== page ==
4. Amber Hares says:

    Beautiful story and stroke of thanks. There is some serious strength and poetry to this… giving life to an evergreen after a loop of parchedness. Thank you for sharing. Goodness and hearty laughs to you three.

  5. Courtenay B. Carella says:

    So much to be Thankful for, I’m thankful for you sharing your journey!! Blessings to you all!

    Sent from my iPhone


  6. Thank you, as always, Jay. Happy Thanksgiving and beyond!

  7. Charlotte Pharr Vishnyakov says:

    Yes and yes and yes! Blessings and love to you all. May your eyes and heart be as open as they are now forever! You have everything you need. What a deeply moving story you’ve shared. Thank you!

  8. thankful to be able to send this note

    as I navigate post-cancer i like to think of such reflections as Tales From The Long Wave

    we have seen The Juniper Effect and are bleseed to be empowered to share w others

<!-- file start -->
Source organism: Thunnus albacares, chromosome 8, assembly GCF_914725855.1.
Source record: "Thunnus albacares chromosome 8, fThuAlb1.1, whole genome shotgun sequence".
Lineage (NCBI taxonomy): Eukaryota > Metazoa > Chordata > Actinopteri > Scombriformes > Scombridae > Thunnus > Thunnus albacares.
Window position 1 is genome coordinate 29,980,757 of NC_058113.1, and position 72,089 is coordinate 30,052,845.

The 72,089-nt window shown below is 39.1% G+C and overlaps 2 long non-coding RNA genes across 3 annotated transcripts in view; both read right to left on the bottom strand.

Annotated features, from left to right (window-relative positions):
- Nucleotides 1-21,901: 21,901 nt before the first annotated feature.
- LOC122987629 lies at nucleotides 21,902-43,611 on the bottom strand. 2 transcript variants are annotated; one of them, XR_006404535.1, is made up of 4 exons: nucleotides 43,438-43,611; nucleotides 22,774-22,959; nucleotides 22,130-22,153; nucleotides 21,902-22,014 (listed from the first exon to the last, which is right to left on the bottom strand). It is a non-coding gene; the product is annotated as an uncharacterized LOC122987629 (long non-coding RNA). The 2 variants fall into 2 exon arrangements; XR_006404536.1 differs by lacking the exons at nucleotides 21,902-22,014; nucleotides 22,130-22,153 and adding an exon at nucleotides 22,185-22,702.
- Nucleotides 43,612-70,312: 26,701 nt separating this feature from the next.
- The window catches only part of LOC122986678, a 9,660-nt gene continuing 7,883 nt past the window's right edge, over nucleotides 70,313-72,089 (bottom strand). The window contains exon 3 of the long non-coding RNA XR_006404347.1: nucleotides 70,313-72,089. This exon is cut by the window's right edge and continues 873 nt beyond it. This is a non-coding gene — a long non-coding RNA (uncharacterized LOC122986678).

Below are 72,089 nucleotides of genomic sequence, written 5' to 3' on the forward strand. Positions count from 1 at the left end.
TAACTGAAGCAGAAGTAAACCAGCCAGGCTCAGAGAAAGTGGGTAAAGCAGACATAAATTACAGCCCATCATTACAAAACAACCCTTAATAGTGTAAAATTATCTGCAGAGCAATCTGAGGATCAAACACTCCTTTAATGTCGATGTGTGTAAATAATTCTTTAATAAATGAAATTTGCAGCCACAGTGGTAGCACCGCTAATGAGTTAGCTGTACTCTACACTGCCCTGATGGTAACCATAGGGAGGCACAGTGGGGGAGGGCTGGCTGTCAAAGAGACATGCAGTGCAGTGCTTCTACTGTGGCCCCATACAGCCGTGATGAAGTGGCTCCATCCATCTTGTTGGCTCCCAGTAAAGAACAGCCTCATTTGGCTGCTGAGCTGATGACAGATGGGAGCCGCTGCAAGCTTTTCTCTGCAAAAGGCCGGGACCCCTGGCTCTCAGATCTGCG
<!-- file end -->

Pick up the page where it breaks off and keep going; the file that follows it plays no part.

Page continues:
so honored to know you and yours

  9. Thank you for writing such a moving post, it was powerfully written and thought provoking. Love to you and your beautiful family.

  10. Love and gratitude helps us all survive. Your words say it so well. All my love to you, Katie Rose and Little Juniper. I look forward to seeing you during the sharing and caring holiday of cheer.

  11. Christie Kraabel says:

    Hi, I am a friend of Lisa’s, the Shires.
    Your writing was beautiful, it moved my soul. Now you are blessed with a new life, beautiful Juniper, and your new family.
    Blessings and enjoy your first Thanksgiving all together.
    Smiles and happiness, Christie

  12. Dave & Sue Gould says:

    Beautiful, just beautiful. Thank you for sharing it with us. All our love.

  13. KirsTie BenedicT says: